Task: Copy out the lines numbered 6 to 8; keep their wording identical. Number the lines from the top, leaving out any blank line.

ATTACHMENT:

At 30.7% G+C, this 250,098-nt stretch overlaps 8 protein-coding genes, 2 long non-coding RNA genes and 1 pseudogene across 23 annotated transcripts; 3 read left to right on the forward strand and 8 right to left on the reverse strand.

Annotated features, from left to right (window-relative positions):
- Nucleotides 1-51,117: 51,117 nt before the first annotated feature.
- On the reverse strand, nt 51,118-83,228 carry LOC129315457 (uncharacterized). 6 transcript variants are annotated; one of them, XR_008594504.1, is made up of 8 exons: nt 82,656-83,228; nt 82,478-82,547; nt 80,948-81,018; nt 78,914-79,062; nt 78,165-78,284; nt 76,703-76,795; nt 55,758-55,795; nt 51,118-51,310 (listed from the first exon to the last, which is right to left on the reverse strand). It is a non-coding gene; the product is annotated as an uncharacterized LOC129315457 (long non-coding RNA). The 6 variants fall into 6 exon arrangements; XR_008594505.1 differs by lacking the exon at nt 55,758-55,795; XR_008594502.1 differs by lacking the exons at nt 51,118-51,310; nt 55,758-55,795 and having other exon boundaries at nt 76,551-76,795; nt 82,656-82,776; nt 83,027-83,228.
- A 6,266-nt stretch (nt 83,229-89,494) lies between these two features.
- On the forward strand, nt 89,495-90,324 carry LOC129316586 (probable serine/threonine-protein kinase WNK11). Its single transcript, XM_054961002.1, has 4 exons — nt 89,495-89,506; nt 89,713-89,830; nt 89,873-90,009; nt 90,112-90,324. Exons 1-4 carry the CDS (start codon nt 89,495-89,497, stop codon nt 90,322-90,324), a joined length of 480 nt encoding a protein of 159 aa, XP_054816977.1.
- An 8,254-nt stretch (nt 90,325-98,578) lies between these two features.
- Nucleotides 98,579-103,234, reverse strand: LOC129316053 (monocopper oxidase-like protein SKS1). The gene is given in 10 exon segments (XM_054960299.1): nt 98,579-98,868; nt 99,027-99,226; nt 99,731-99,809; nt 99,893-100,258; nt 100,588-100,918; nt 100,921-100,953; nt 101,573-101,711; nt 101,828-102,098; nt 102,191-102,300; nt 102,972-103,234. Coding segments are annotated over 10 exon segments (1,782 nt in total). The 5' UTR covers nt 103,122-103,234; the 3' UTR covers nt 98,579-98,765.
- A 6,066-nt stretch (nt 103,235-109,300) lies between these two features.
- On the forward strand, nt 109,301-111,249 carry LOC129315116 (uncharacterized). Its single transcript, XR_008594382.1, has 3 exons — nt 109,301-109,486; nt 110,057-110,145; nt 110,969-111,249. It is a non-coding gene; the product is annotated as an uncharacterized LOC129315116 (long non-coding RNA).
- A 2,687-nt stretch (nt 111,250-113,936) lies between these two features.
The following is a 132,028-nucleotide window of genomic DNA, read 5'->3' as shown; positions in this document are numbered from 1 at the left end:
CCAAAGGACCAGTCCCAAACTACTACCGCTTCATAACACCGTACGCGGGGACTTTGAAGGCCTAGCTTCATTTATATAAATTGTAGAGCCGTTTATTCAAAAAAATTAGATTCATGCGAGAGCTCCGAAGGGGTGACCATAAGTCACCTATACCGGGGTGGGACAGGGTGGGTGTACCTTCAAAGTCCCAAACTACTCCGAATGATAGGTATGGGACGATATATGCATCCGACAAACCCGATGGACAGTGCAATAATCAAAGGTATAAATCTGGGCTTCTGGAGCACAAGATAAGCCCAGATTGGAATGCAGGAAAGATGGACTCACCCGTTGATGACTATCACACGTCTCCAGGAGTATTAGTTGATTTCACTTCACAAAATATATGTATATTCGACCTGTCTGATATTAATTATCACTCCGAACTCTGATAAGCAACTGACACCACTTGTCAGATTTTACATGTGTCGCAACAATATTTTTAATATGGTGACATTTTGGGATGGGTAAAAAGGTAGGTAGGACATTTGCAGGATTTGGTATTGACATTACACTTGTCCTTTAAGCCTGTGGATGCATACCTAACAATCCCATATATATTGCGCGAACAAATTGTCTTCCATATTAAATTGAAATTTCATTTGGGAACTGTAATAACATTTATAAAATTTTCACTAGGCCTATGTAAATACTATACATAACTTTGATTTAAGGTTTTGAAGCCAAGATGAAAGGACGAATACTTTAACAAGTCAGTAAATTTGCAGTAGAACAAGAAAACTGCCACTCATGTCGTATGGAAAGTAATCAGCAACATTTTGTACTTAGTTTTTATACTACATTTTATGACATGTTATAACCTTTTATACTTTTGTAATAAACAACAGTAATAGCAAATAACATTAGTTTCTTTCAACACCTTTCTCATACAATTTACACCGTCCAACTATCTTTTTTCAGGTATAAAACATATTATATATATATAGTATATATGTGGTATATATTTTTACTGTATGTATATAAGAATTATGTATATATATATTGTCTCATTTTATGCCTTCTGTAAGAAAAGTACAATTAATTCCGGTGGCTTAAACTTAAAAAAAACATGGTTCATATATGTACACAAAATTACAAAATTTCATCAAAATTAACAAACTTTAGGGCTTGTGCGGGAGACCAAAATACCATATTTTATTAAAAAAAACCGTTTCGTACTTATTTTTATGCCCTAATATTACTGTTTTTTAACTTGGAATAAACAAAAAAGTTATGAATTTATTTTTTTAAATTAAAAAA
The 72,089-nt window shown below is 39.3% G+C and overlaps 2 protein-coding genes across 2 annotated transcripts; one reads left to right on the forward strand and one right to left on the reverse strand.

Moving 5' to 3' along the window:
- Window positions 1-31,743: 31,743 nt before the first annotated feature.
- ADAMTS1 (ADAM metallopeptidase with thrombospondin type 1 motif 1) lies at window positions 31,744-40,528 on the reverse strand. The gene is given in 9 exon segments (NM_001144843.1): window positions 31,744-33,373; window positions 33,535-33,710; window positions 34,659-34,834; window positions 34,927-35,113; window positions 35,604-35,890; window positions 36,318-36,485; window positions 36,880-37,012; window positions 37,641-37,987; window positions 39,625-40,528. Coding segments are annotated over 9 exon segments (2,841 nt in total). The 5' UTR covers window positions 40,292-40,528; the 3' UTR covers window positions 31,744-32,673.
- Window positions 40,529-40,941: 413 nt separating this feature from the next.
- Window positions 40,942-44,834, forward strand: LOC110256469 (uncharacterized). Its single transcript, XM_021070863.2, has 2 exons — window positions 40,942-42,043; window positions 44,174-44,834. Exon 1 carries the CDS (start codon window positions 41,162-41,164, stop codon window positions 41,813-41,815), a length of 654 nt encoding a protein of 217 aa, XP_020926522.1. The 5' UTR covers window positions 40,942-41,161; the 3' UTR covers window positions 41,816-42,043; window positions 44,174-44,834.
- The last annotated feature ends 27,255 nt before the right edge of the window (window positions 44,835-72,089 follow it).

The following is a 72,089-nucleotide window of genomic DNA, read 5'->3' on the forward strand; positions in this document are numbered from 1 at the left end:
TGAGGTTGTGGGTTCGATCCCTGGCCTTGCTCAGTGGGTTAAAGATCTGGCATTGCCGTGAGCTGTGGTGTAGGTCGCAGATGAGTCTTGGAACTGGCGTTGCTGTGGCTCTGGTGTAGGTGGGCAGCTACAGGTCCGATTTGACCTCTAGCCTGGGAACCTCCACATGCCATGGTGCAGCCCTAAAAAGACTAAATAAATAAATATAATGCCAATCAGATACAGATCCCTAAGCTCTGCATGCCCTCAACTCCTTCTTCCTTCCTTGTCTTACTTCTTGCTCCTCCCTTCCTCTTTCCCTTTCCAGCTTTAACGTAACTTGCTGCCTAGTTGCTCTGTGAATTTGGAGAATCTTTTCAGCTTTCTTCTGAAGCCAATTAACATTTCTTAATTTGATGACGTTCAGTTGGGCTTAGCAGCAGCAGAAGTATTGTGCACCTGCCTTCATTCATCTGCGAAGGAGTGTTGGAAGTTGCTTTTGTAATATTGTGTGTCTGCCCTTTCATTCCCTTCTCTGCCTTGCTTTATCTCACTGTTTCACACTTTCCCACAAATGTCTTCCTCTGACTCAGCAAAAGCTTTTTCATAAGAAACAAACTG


- On the forward strand, nt 89,495-90,324 carry LOC129316586 (probable serine/threonine-protein kinase WNK11). Its single transcript, XM_054961002.1, has 4 exons — nt 89,495-89,506; nt 89,713-89,830; nt 89,873-90,009; nt 90,112-90,324. Exons 1-4 carry the CDS (start codon nt 89,495-89,497, stop codon nt 90,322-90,324), a joined length of 480 nt encoding a protein of 159 aa, XP_054816977.1.
- An 8,254-nt stretch (nt 90,325-98,578) lies between these two features.
- Nucleotides 98,579-103,234, reverse strand: LOC129316053 (monocopper oxidase-like protein SKS1). The gene is given in 10 exon segments (XM_054960299.1): nt 98,579-98,868; nt 99,027-99,226; nt 99,731-99,809; nt 99,893-100,258; nt 100,588-100,918; nt 100,921-100,953; nt 101,573-101,711; nt 101,828-102,098; nt 102,191-102,300; nt 102,972-103,234. Coding segments are annotated over 10 exon segments (1,782 nt in total). The 5' UTR covers nt 103,122-103,234; the 3' UTR covers nt 98,579-98,765.